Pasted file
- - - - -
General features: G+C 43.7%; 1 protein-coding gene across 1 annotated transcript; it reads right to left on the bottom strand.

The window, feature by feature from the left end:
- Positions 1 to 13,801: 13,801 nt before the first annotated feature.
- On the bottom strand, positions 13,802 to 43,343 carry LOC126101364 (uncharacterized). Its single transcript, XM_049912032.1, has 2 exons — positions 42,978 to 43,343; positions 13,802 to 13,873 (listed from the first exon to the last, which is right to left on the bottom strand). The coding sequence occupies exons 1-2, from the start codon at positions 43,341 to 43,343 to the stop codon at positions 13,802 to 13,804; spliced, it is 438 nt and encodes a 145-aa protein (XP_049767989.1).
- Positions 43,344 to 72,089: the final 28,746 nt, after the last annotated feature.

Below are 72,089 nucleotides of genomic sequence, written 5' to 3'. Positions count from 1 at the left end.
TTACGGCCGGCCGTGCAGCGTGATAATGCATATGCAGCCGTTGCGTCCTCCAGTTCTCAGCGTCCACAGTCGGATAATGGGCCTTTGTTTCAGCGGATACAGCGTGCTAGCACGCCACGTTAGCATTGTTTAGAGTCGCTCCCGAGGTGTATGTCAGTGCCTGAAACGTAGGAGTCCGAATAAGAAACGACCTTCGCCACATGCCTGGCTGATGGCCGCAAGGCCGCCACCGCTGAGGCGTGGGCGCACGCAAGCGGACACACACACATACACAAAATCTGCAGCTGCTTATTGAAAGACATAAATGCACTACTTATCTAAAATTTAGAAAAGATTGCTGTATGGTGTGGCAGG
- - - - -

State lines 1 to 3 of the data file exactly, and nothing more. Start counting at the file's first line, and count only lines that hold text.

General features: G+C 43.7%; 1 protein-coding gene across 1 annotated transcript; it reads right to left on the bottom strand.

The window, feature by feature from the left end:
- Positions 1 to 13,801: 13,801 nt before the first annotated feature.